Ukraine Latest: Poland, NATO Ease Fears Over Rocket Incident
Poland’s head of state said there’s no indication that an explosion late Tuesday near the country’s border with Ukraine was an intentional attack by Russia.
(Bloomberg) -- Poland’s head of state said there’s no indication that an explosion late Tuesday near the country’s border with Ukraine was an intentional attack by Russia, saying the incident was probably “an unfortunate accident” and a result of Ukrainian air-defense measures.
NATO Secretary General Jens Stoltenberg echoed the remarks from President Andrzej Duda, telling a news conference after chairing a meeting of the alliance in Brussels that there’s “no indication that Russia is preparing offensive military actions against NATO.” Preliminary analysis suggests that the explosion was likely caused by a Ukrainian rocket fired to repel Russian cruise-missile attacks, Stoltenberg said.
German Chancellor Olaf Scholz earlier said the “astonishingly clear words” Group of 20 leaders agreed on in their joint statement Wednesday showed that Vladimir Putin is increasingly isolated over the war. “The Russian president is almost alone in the world with his policy and has no strong alliance partner,” Scholz told reporters on the sidelines of the G-20 summit in Bali.
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On the Ground
Russian forces conducted the largest set of missile strikes against Ukrainian critical infrastructure since the start of the war on Tuesday, according to the latest report from the Washington-based Institute for the Study of War. The Russian military likely used a substantial portion of its remaining high-precision weapon systems in the coordinated missile strikes, the ISW said.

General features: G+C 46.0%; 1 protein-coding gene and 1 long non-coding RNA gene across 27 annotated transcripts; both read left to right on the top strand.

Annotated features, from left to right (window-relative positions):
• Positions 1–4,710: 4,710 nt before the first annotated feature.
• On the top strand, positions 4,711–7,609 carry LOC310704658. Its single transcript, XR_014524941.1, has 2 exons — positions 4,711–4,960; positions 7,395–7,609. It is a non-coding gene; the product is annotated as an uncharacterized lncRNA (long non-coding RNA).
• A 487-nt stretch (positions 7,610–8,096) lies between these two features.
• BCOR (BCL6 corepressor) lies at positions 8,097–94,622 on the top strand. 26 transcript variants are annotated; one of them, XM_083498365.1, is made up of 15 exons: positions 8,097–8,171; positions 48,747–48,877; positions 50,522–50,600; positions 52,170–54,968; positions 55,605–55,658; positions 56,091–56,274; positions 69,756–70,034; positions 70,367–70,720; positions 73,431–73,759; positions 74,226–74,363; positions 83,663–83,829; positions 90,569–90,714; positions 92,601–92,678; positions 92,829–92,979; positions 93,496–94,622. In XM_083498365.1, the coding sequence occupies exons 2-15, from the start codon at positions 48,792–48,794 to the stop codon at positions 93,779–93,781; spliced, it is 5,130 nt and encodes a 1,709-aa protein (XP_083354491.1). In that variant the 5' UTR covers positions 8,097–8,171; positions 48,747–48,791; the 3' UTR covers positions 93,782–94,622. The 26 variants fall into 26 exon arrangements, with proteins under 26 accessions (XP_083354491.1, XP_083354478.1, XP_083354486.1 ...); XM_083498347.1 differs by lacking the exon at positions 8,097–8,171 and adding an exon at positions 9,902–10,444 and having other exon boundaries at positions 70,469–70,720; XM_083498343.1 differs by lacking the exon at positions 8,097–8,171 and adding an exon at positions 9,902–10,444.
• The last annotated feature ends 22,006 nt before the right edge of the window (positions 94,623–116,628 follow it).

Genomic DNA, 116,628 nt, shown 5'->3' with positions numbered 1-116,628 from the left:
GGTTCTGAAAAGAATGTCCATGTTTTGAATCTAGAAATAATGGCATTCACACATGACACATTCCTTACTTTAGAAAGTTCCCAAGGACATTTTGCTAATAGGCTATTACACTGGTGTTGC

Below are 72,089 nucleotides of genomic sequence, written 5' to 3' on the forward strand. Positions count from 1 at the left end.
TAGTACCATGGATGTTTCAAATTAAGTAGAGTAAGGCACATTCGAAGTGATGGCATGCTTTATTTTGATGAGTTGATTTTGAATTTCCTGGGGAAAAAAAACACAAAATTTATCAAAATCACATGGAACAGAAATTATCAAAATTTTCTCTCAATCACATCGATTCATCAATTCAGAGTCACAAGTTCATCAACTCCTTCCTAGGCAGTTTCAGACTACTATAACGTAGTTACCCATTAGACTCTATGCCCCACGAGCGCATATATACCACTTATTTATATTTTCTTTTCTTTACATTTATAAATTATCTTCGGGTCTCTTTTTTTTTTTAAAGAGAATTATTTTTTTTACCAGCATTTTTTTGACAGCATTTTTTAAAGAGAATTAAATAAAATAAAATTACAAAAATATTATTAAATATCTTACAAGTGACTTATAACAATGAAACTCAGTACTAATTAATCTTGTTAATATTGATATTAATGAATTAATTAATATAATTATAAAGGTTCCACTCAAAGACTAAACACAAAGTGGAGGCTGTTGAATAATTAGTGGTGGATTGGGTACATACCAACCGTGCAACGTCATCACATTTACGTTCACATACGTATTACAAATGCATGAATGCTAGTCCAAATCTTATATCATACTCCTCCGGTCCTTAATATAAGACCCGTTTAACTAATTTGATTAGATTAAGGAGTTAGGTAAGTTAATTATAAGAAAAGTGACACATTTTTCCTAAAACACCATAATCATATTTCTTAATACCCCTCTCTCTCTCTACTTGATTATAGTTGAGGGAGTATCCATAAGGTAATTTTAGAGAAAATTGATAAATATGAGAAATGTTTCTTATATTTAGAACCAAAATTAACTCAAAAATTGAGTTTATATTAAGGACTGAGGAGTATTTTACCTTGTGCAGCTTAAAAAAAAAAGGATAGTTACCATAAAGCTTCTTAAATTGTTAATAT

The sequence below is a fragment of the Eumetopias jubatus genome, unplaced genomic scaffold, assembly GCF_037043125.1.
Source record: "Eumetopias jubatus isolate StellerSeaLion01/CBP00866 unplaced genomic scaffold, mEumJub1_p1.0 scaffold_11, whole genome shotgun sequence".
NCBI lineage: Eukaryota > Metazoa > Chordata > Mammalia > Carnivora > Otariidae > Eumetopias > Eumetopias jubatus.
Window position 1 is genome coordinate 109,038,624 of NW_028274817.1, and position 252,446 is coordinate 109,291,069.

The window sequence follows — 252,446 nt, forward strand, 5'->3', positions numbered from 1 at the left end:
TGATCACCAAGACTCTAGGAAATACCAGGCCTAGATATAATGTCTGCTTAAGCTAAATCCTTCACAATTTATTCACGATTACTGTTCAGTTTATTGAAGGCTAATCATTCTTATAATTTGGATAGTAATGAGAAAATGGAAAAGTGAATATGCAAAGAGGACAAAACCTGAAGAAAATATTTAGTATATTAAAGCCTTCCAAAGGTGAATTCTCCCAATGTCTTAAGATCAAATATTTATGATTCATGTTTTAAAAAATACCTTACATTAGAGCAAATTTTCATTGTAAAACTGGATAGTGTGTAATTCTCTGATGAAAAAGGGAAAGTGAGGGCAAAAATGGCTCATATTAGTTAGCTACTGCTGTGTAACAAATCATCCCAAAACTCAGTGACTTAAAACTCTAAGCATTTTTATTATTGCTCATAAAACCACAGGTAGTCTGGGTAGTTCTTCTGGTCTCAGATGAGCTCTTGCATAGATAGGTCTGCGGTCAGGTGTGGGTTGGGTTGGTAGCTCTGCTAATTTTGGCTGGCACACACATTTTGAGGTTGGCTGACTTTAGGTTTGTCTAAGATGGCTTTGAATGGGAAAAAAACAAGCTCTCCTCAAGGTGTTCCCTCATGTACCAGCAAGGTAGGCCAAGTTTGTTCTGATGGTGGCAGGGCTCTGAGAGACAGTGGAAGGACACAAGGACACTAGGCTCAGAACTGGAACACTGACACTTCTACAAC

(All times CET)
NATO Defends Anti-Air Systems Protecting Its Territory (1:36 p.m.)
NATO Secretary General Jens Stoltenberg defended the alliance’s air defense systems after what he said was an errant missile shot down by Ukrainian systems landed in Poland.
The alliance’s air defense systems are designed to prevent attacks, with different missiles having specific characteristics. The cruise missile that landed in Poland didn’t have those traits, he told reporters in Brussels.
“That explains why the reactions were as they were,” Stoltenberg said. “It doesn’t say anything about our ability to defend against deliberate attacks against NATO territory.”
Rocket Comments Chime With Biden’s (12:35 p.m.)
The comments from Duda and Stoltenberg appeared to confirm an earlier assessment from US President Joe Biden, who told allies at the G-20 that the explosion, which killed at least two people, was caused by Kyiv’s air defenses, according to two officials familiar with the matter.
Biden still said the strike was ultimately sparked by Tuesday’s Russian missile barrage on Ukraine. He delivered the assessment during a conversation with NATO and other allies, said the officials, who asked for anonymity to discuss sensitive matters.
Germany Offers to Intensify Air Patrols (11:45 a.m.)
A spokesman for the Defense Ministry in Berlin said Germany has offered to reinforce air-policing patrols over Poland starting already on Thursday if requested by the government in Warsaw.